What IS Lagenlook? I fell in love with a layered tunic at Target the other day (Belle Curve brand, dark blue). Something about its unstructured/semi-structured, flowing, casual look appealed to me. I figured structured and close-fitting tops would only emphasise my lumps and bumps (let’s face it, everyone has them), so wouldn’t it be more flattering to have my clothes skim those rather than accentuate them and make me self-conscious? Why not wear something that flows with the way you move, that is Romantic, and has ruches, layers, flounces, buttons, ribbons etc and isn’t completely symmetrical, that takes the eye away from our curves? I know I’d rather have someone eye my clothes appreciatively than my boobs or my bum. Women are not simply objects for ogling at, boys. Go wash your face.
I had a look on eBay, using the search keyword “layered tunic”. Before long, my consciousness picked up a pattern in the eBay listings – many of them bandied the term “Lagenlook” as part of the item’s description.
So, what IS Lagenlook? It appears to be a term conjured up by the people at http://www.idaretobe.com, a clothing company in the UK whose mission statement I present verbatim from their website:
Lagenlook translated into English simply means “layering look”.
When I first started to sell European designer clothing it included the brands Rundholz, Hebbeding, Zuza Bart, Oska, Sarah Pacini, Privatsachen and many others. I was often asked what style of clothing this was. Lagenlook is a term I started to use as the clothing I sold was usually worn layered & predominantly from Europe.
This is not to say that Germany first introduced layering clothing, indeed many creative women worldwide including mainstream designers have layered their clothing for centuries. In fact I guess we all create lagenlook everyday in our own way from the moment we start to get dressed.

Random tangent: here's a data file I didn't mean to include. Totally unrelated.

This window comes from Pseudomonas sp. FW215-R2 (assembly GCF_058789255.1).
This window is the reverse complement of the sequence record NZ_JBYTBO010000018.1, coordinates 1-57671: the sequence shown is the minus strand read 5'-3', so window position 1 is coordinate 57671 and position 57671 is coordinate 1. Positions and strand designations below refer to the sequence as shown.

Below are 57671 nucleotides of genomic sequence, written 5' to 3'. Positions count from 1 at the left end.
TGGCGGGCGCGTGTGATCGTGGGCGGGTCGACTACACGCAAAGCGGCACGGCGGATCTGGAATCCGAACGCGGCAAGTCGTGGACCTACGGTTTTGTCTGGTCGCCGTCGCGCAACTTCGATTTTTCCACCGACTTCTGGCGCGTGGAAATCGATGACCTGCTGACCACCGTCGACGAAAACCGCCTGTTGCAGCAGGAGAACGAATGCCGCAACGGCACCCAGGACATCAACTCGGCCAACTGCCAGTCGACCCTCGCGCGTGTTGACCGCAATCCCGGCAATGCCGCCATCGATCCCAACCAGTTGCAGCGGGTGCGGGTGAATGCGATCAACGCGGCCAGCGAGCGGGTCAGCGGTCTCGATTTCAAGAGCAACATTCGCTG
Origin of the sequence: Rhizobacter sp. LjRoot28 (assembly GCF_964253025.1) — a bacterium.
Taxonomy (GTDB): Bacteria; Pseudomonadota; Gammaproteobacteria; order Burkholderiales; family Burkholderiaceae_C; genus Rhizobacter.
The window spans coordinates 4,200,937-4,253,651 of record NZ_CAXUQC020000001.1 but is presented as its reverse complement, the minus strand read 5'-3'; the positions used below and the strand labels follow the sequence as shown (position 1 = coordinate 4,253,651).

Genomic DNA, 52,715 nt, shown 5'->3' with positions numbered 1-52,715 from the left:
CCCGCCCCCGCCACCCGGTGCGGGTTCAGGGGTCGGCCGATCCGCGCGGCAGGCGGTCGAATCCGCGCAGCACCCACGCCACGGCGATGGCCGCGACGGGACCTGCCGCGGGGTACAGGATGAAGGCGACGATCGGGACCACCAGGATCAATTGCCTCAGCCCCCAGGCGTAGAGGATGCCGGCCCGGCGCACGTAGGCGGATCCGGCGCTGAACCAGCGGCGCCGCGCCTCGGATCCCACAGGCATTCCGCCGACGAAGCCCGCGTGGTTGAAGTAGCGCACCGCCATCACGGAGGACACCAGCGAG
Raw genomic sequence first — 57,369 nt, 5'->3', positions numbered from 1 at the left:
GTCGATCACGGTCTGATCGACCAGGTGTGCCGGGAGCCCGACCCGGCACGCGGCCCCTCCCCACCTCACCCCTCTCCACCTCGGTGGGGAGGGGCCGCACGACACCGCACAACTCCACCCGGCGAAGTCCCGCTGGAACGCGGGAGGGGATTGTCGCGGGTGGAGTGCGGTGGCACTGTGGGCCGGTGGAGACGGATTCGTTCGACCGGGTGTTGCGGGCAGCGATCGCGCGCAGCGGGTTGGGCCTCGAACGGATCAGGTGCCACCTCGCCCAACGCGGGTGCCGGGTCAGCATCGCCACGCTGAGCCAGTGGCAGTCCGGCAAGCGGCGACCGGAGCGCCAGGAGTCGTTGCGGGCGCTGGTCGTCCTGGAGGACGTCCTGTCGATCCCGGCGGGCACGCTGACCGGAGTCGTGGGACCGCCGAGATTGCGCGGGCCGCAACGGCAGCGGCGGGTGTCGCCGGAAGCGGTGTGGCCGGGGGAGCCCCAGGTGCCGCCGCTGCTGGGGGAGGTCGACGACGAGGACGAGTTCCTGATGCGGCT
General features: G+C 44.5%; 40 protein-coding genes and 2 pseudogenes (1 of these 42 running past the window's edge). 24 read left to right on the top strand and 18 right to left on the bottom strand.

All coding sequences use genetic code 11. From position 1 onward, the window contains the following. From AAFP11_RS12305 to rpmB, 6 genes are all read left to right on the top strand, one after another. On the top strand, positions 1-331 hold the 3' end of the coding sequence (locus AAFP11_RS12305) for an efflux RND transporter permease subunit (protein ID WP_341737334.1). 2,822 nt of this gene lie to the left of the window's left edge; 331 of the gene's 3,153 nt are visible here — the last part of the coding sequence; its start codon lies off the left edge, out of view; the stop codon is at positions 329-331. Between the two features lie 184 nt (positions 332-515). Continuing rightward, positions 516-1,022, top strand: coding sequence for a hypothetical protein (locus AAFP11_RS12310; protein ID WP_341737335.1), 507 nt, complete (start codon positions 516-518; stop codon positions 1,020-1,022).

However this terminology started to snowball and take off and today there are many sellers who use this word to describe the clothing they sell.
Layering your clothing can be a way of disguising imperfections and creating your very own unique style of dressing. Indeed over the years I have used high street, second hand, vintage and exclusive designer clothing to express my own unique dare to be individual style. I do, however, have a real passion for quirky unusual shapes in clothing and Europe (including Paris, Switzerland, The Netherlands and Germany) tends to be predominant in the manufacture of such clothing.
That’s not to say we forget the rest of the world, indeed there are some FANTABULOUS designers like Issey Miyake, Yohji Yamamoto,Rick Owens, Annette Gortz and far too many more to mention whose style is funky, quirky and lends itself to the phenomenon which is now called “lagenlook” style.
This leads me to my own interpretation of the word lagenlook which I so casually bandied about. STYLE is my passion, the art of making any lady of any age and size look and feel wonderful in their clothing creating layers which capture the beauty of the shape of the body. We are all very different shapes and sizes, the basic terminology includes pear shaped, apple shaped etc.
Knowing which type of layers work best with which body shape takes experience and believe me I have manufactured some terrible mistakes on myself over the years! After many, many years of both wearing and dressing ladies in this style of clothing and being a voluptuous pear shape myself we offer you honest, sound advise on any purchase you may choose to consider. Creating and co-ordinating a wardrobe of layered clothing which interacts with your lifestyle yet retains your unique dare to be individual look is where my interpretation of using the term “lagenlook” originates.
I do hope you have found this information informative. We pride ourselves at idaretobe on offering you great customer service so please dont hesitate to contact us if you need any help.
And so my love affair begins…
I rather think Lagenlook can look quite futuristic a la sci-fi movies like Star Wars and The Hunger Games. Lagenlook also reminds me of Victorian Steampunk clothing – just dress it up with even more layers, add chunky accessories, a long Victorian velvet coat and hat, lace-up boots and there you go. Adaptable or what? 😄 The Japanese have their own versions too – from the minimalist with pared down, simple lines, to the frilly lacy “Mori Girl” (Forest Girl) look. The Japanese have a Lot of fashion subcultures.
Here are some of my favourite Lagenlook clothing curated from from Pinterest. Incidentally, I’ve a “Tunics & Lagenlook” board on my own Pinterest profile, if anyone is interested. My personal preference is for blocks of colour, rather than florals or all-over patterns.